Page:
2021 IPCC report – Is there hope for the future?


Figure 1: Change in global surface temperature (annual average) as observed and simulated using human & natural and only natural factors (both 1850-2020) (IPCC 2021)

On the 9th of August 2021, the Intergovernmental Panel on Climate Change (IPCC) released its sixth assessment report on climate change. As with previous reports, it confirms that human activity is directly responsible for global warming, and that without immediate drastic action we stand very little chance of limiting warming to 1.5°C. This is the most up-to-date report on the climate system and climate change, with 234 authors from 66 different countries, bringing together the work of over 14,000 publications.

 

The report contains a comprehensive review of the impacts of climate change around the world so far, including changes to the atmosphere, ocean, ice coverage, and ecosystems, as well as weather extremes such as heatwaves, heavy rainfall, droughts, and cyclones. The extent of global warming has been more intense over the land than the oceans, and twice as high in the Arctic. The report also uses scientific knowledge of climate processes and data on historic and prehistoric climates (paleoclimates) to predict what the current climate should be without the influence of human processes (Figure 1), unequivocally demonstrating that the observed rise of 1.1°C in average global temperature since 1850-1900 is caused by human activity.

 

Figure 2: Impacts of climate change under under different emissions scenarios: Global surface temperature change, Arctic sea ice area, global ocean surface pH and global sea level change (IPCC 2021)

Progress in the study of climate processes and paleoclimates have also allowed the authors of the report to create the most accurate predictions so far of potential climate futures, ranging from somewhat hopeful to bluntly apocalyptic. It demonstrates how the impacts of climate change, such as Arctic sea-ice loss, ocean acidification, and sea-level rise can be stabilised or intensified in different scenarios (Figure 2). It also confirms that immediate, large-scale reductions in emissions of carbon dioxide and other greenhouse gases are needed to have a chance of limiting warming to 1.5°C or even 2°C, and to reduce the worst of the impacts of climate change. The report predicts that 1.5°C will be reached or exceeded in the next 20 years in every scenario, but we can avoid exceeding this, and even eventually reduce this, with rapid, widespread action now.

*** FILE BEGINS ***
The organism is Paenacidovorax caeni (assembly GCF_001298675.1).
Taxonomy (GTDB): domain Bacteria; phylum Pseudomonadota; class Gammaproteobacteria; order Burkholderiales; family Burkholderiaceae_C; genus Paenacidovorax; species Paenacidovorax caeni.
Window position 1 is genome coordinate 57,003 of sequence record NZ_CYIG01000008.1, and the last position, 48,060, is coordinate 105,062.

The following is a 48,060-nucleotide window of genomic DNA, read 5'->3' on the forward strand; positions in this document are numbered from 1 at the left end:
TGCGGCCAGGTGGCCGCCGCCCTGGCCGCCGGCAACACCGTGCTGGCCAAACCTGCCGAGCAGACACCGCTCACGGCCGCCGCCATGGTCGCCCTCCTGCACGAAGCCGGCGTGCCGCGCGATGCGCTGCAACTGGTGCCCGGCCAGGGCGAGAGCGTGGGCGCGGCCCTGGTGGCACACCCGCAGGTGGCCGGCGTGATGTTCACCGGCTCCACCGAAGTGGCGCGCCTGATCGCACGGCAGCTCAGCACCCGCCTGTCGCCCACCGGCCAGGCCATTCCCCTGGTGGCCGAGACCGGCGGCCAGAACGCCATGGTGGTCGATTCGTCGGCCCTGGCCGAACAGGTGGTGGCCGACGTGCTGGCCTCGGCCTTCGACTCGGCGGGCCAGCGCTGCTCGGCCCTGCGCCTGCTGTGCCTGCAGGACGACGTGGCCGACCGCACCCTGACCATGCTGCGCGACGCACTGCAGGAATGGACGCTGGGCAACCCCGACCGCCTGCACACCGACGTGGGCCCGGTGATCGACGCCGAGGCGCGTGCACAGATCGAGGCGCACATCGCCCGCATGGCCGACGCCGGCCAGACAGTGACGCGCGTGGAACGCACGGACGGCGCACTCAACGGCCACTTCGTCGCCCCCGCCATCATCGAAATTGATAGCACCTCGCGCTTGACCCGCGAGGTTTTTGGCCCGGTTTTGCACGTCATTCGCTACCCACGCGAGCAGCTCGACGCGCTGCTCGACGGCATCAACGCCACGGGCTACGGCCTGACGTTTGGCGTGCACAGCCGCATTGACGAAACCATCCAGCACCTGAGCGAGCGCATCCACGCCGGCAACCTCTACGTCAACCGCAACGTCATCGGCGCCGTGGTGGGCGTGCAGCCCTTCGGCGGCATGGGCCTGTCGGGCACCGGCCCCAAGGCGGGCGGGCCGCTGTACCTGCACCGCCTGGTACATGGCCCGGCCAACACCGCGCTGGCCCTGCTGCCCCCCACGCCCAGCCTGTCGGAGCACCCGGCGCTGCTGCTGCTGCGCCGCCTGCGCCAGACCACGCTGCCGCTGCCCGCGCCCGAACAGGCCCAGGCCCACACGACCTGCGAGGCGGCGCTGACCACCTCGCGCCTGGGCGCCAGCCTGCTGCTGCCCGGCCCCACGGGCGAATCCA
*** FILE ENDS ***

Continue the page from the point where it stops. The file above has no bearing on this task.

Ultimately, the IPCC report highlights a truth that many are already well aware of: the planet is warming due to human activity, and this has already begun to cause a great deal of changes around the world. For many of the people involved in the Climate Justice for All campaign, climate change is a lived reality, whether that be droughts in Zambia, sea-level rise in Fiji or cyclones in India. People are suffering, and even more will suffer as the planet continues to warm. COP26 may provide hope for us all, but only if countries agree to make the drastic changes recommended by the IPCC report. Only then can we begin to repair our broken planet.

 

Masson-Delmotte, Valérie; Zhai, Valérie; Pirani, Anna; Connors, Sarah L; Péan, Clotilde; Berger, Sophie; Caud, Nada; Chen, Yang; Goldfarb, Leah; Gomis, Melissa I; Huang, Mengtian; Leitzell, Katherine; Lonnoy, Elizabeth; Matthews, JB Robin; Maycock, Tom K; Waterfield, Tim; Yelekçi, Özge; Yu, Rong; Zhou, Baiquan, eds. (7 August 2021). Climate Change 2021: The Physical Science Basis. Contribution of Working Group I to the Sixth Assessment Report of the Intergovernmental Panel on Climate Change (PDF). Geneva, Switzerland: Intergovernmental Panel on Climate Change (IPCC).